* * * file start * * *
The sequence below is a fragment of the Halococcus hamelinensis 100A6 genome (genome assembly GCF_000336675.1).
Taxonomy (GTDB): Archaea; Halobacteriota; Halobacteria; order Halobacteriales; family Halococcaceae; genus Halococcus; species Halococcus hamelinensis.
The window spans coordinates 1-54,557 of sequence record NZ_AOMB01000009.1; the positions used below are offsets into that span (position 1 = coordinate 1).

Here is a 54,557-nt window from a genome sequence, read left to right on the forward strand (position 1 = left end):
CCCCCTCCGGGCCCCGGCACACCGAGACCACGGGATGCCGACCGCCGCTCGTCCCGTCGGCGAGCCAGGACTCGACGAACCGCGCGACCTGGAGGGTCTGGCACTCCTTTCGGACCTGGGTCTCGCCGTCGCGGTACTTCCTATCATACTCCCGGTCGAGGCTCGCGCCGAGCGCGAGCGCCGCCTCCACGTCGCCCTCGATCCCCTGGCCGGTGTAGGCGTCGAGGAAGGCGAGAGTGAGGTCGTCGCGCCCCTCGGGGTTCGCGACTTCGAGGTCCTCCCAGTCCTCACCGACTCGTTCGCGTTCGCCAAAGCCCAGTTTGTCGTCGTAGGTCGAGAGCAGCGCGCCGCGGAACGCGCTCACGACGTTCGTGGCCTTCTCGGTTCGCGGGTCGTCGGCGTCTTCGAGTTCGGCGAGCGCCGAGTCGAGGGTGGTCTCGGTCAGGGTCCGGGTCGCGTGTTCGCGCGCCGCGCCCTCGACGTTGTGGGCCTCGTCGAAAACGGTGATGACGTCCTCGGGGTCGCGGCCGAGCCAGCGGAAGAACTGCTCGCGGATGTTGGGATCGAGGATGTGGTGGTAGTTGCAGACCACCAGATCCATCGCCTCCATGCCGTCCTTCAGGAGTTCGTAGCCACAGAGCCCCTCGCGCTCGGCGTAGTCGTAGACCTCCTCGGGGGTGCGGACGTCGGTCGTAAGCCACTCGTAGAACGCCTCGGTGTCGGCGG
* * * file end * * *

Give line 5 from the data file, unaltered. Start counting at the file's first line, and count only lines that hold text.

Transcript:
CCCCCTCCGGGCCCCGGCACACCGAGACCACGGGATGCCGACCGCCGCTCGTCCCGTCGGCGAGCCAGGACTCGACGAACCGCGCGACCTGGAGGGTCTGGCACTCCTTTCGGACCTGGGTCTCGCCGTCGCGGTACTTCCTATCATACTCCCGGTCGAGGCTCGCGCCGAGCGCGAGCGCCGCCTCCACGTCGCCCTCGATCCCCTGGCCGGTGTAGGCGTCGAGGAAGGCGAGAGTGAGGTCGTCGCGCCCCTCGGGGTTCGCGACTTCGAGGTCCTCCCAGTCCTCACCGACTCGTTCGCGTTCGCCAAAGCCCAGTTTGTCGTCGTAGGTCGAGAGCAGCGCGCCGCGGAACGCGCTCACGACGTTCGTGGCCTTCTCGGTTCGCGGGTCGTCGGCGTCTTCGAGTTCGGCGAGCGCCGAGTCGAGGGTGGTCTCGGTCAGGGTCCGGGTCGCGTGTTCGCGCGCCGCGCCCTCGACGTTGTGGGCCTCGTCGAAAACGGTGATGACGTCCTCGGGGTCGCGGCCGAGCCAGCGGAAGAACTGCTCGCGGATGTTGGGATCGAGGATGTGGTGGTAGTTGCAGACCACCAGATCCATCGCCTCCATGCCGTCCTTCAGGAGTTCGTAGCCACAGAGCCCCTCGCGCTCGGCGTAGTCGTAGACCTCCTCGGGGGTGCGGACGTCGGTCGTAAGCCACTCGTAGAACGCCTCGGTGTCGGCGG